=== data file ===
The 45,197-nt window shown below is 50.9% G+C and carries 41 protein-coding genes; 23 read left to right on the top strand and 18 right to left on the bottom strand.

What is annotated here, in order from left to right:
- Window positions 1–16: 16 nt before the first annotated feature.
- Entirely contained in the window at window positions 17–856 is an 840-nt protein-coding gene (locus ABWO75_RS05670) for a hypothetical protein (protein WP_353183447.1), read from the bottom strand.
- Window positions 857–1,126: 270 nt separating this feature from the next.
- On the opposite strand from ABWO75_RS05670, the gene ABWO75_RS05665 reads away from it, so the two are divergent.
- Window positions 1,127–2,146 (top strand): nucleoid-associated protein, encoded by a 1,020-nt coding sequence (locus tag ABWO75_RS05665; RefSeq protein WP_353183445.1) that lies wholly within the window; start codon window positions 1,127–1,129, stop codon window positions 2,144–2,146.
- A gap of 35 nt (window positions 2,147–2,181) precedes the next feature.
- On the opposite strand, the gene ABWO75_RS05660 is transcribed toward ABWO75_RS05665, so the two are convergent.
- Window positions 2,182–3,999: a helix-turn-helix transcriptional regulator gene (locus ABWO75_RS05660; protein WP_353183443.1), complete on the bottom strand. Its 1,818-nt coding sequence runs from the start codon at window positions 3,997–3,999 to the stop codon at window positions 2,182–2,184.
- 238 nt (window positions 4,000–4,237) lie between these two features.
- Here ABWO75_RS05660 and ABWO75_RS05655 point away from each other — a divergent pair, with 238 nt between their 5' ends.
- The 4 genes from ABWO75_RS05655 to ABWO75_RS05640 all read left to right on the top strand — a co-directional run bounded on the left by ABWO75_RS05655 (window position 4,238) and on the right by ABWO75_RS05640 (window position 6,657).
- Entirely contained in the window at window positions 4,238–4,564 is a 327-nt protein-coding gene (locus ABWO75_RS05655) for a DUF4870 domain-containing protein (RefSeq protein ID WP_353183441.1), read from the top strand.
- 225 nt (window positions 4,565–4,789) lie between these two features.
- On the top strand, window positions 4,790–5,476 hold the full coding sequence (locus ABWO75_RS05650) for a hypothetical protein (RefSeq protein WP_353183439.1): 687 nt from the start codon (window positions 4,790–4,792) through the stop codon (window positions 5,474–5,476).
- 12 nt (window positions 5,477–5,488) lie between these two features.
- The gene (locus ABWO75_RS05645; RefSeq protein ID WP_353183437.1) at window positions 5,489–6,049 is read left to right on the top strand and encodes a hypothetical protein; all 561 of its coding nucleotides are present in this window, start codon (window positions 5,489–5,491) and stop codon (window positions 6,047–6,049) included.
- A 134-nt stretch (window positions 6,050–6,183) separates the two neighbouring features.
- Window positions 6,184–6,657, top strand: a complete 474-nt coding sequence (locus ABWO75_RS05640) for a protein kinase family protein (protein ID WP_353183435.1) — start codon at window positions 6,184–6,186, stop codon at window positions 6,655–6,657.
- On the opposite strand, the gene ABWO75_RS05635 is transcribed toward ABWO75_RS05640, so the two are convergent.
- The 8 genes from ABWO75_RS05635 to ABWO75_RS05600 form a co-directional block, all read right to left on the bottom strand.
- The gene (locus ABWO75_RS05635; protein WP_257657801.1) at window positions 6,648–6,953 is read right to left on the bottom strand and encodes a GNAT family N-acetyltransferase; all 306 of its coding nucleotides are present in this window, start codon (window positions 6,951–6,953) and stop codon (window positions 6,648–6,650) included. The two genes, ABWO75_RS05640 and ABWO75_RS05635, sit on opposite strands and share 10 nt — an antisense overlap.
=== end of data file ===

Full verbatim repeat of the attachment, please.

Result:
The 45,197-nt window shown below is 50.9% G+C and carries 41 protein-coding genes; 23 read left to right on the top strand and 18 right to left on the bottom strand.

What is annotated here, in order from left to right:
- Window positions 1–16: 16 nt before the first annotated feature.
- Entirely contained in the window at window positions 17–856 is an 840-nt protein-coding gene (locus ABWO75_RS05670) for a hypothetical protein (protein WP_353183447.1), read from the bottom strand.
- Window positions 857–1,126: 270 nt separating this feature from the next.
- On the opposite strand from ABWO75_RS05670, the gene ABWO75_RS05665 reads away from it, so the two are divergent.
- Window positions 1,127–2,146 (top strand): nucleoid-associated protein, encoded by a 1,020-nt coding sequence (locus tag ABWO75_RS05665; RefSeq protein WP_353183445.1) that lies wholly within the window; start codon window positions 1,127–1,129, stop codon window positions 2,144–2,146.
- A gap of 35 nt (window positions 2,147–2,181) precedes the next feature.
- On the opposite strand, the gene ABWO75_RS05660 is transcribed toward ABWO75_RS05665, so the two are convergent.
- Window positions 2,182–3,999: a helix-turn-helix transcriptional regulator gene (locus ABWO75_RS05660; protein WP_353183443.1), complete on the bottom strand. Its 1,818-nt coding sequence runs from the start codon at window positions 3,997–3,999 to the stop codon at window positions 2,182–2,184.
- 238 nt (window positions 4,000–4,237) lie between these two features.
- Here ABWO75_RS05660 and ABWO75_RS05655 point away from each other — a divergent pair, with 238 nt between their 5' ends.
- The 4 genes from ABWO75_RS05655 to ABWO75_RS05640 all read left to right on the top strand — a co-directional run bounded on the left by ABWO75_RS05655 (window position 4,238) and on the right by ABWO75_RS05640 (window position 6,657).
- Entirely contained in the window at window positions 4,238–4,564 is a 327-nt protein-coding gene (locus ABWO75_RS05655) for a DUF4870 domain-containing protein (RefSeq protein ID WP_353183441.1), read from the top strand.
- 225 nt (window positions 4,565–4,789) lie between these two features.
- On the top strand, window positions 4,790–5,476 hold the full coding sequence (locus ABWO75_RS05650) for a hypothetical protein (RefSeq protein WP_353183439.1): 687 nt from the start codon (window positions 4,790–4,792) through the stop codon (window positions 5,474–5,476).
- 12 nt (window positions 5,477–5,488) lie between these two features.
- The gene (locus ABWO75_RS05645; RefSeq protein ID WP_353183437.1) at window positions 5,489–6,049 is read left to right on the top strand and encodes a hypothetical protein; all 561 of its coding nucleotides are present in this window, start codon (window positions 5,489–5,491) and stop codon (window positions 6,047–6,049) included.
- A 134-nt stretch (window positions 6,050–6,183) separates the two neighbouring features.
- Window positions 6,184–6,657, top strand: a complete 474-nt coding sequence (locus ABWO75_RS05640) for a protein kinase family protein (protein ID WP_353183435.1) — start codon at window positions 6,184–6,186, stop codon at window positions 6,655–6,657.
- On the opposite strand, the gene ABWO75_RS05635 is transcribed toward ABWO75_RS05640, so the two are convergent.
- The 8 genes from ABWO75_RS05635 to ABWO75_RS05600 form a co-directional block, all read right to left on the bottom strand.
- The gene (locus ABWO75_RS05635; protein WP_257657801.1) at window positions 6,648–6,953 is read right to left on the bottom strand and encodes a GNAT family N-acetyltransferase; all 306 of its coding nucleotides are present in this window, start codon (window positions 6,951–6,953) and stop codon (window positions 6,648–6,650) included. The two genes, ABWO75_RS05640 and ABWO75_RS05635, sit on opposite strands and share 10 nt — an antisense overlap.